If it settles its dispute with Peak Re and secures the funds, it will have solvency of $11.7 million above the RBNZ’s $50 million requirement.

Tower says it's unable to further comment on the issue as "the matter is about to enter arbitration".

The insurer in September said that “outside of the regulated insurance entity, Tower Limited holds $11.2 million of excess cash."

“Additionally, Tower Limited has a $50 million standby credit facility which may be drawn at any time and can be used for general corporate purposes, including the support of Tower Insurance Limited should it be required.”

2010/11 Canterbury claims costs still rising

Further to this Peak Re issue, Tower expects its profit after tax to take a $16.2 million hit, when its results for the year ended September 30 2016 are announced on November 29.

It warned shareholders of this in September, explaining that Deloitte, in its draft actuarial review, had instructed it to strengthen its provisions for the 2010/11 earthquakes.  

Tower suffered a $6.6 million loss after tax in 2015, as a $53.2 million (gross) increase in quake provisions had a $36.2 million impact on its bottom line. 

Tower's statement

Tower assessing impact of 14 November 2016 earthquake event Tower Limited (NZX/ASX: TWR) said today that it is in the early stages of assessing the impact of the 14 November 2016 earthquake event in New Zealand.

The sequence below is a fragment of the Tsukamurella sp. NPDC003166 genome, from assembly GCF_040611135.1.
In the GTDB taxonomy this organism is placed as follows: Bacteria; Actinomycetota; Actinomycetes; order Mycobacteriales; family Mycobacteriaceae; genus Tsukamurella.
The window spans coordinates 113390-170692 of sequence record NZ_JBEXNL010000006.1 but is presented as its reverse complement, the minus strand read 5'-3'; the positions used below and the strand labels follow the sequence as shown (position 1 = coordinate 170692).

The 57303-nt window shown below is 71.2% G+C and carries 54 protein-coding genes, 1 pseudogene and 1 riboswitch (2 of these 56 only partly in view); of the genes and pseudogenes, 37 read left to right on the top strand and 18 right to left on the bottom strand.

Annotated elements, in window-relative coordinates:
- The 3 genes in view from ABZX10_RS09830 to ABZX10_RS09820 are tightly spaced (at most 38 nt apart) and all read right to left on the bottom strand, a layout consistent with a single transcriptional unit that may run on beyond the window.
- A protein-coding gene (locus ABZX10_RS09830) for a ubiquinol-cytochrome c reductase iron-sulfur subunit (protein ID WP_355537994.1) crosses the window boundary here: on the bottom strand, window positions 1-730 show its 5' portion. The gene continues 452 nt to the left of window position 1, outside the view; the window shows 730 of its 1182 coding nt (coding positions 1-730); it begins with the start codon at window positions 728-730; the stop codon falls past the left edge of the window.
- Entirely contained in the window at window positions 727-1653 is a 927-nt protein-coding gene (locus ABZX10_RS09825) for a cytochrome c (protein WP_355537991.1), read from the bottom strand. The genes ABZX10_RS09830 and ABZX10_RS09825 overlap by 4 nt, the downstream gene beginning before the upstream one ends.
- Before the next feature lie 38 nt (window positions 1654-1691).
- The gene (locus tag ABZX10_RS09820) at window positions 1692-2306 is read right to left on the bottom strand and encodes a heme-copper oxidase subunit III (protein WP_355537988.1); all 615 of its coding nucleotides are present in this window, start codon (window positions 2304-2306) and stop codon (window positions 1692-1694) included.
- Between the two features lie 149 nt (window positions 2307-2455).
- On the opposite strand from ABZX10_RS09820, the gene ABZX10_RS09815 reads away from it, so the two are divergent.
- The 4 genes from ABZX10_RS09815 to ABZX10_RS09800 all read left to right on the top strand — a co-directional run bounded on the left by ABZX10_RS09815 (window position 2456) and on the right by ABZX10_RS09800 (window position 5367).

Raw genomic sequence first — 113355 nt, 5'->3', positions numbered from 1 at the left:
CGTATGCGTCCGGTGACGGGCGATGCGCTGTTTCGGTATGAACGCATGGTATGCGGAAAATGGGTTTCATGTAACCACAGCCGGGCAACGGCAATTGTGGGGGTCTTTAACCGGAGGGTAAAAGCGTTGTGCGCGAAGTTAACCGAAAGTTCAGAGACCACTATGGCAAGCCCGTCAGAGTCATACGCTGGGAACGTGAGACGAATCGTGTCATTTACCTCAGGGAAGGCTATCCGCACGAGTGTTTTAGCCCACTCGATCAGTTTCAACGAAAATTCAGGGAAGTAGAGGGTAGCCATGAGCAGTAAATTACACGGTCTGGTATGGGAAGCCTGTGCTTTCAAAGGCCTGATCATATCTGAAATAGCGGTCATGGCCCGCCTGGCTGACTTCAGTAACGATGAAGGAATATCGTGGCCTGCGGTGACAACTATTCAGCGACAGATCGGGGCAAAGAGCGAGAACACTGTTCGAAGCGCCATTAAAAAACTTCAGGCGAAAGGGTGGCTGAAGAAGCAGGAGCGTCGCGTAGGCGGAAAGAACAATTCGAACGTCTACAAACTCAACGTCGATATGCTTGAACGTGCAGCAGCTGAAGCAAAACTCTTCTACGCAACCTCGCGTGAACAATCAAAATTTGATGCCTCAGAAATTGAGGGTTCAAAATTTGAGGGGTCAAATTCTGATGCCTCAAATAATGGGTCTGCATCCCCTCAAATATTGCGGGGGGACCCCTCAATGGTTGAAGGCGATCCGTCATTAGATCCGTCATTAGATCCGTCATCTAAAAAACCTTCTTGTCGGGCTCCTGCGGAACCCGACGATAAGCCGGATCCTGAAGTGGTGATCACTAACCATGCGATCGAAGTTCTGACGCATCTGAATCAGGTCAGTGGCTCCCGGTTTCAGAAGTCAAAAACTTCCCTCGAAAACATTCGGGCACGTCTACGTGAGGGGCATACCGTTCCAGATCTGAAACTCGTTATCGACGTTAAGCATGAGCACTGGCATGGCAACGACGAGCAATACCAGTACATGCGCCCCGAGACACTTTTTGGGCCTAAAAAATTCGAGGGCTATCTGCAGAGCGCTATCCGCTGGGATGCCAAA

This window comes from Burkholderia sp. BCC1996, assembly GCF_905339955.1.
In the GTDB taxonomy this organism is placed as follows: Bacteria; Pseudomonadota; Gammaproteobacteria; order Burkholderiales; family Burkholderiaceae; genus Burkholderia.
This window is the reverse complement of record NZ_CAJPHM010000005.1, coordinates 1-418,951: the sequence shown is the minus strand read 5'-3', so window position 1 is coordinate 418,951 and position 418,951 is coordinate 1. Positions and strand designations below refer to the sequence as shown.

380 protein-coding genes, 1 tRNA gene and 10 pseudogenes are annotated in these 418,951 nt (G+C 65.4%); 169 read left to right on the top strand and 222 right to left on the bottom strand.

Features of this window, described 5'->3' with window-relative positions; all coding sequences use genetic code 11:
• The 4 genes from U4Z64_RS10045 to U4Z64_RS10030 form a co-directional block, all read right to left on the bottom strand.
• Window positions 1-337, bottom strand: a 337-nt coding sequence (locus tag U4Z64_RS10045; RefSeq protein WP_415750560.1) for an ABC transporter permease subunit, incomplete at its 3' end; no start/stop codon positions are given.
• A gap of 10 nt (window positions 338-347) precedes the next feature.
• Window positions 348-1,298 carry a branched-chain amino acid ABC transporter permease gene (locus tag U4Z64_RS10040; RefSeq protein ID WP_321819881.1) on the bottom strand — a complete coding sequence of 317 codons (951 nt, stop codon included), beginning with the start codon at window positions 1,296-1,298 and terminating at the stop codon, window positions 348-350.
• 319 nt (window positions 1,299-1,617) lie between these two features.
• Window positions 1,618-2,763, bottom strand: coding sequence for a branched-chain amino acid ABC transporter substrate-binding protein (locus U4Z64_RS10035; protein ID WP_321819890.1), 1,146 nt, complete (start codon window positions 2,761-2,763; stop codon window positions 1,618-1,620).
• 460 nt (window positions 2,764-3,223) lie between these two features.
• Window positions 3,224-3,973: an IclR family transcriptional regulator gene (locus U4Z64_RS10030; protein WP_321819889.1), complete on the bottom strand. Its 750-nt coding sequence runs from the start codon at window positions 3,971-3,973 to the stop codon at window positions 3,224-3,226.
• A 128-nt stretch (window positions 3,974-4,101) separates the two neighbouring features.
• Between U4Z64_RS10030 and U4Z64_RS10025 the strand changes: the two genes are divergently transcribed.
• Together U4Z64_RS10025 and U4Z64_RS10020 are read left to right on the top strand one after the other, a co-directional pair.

Chief Executive Officer Richard Harding said Tower’s immediate thoughts are with the people in the various areas affected. The company’s focus is on assisting those customers to get their homes and businesses restored and their lives back on track. 

Given the continuing aftershocks and difficulties in reaching some impacted areas, Tower will not have a thorough understanding of the damage – and therefore the financial implications of the earthquakes – for some days yet. However, Tower’s reinsurance programme provides over $700m of cover for events such as this. Tower advises its reinsurance programme provides cover once the excess of NZ$10 million has been surpassed. Therefore the maximum possible impact is NZ$7.2 million after tax. 

Tower will make a further announcement to the market in due course.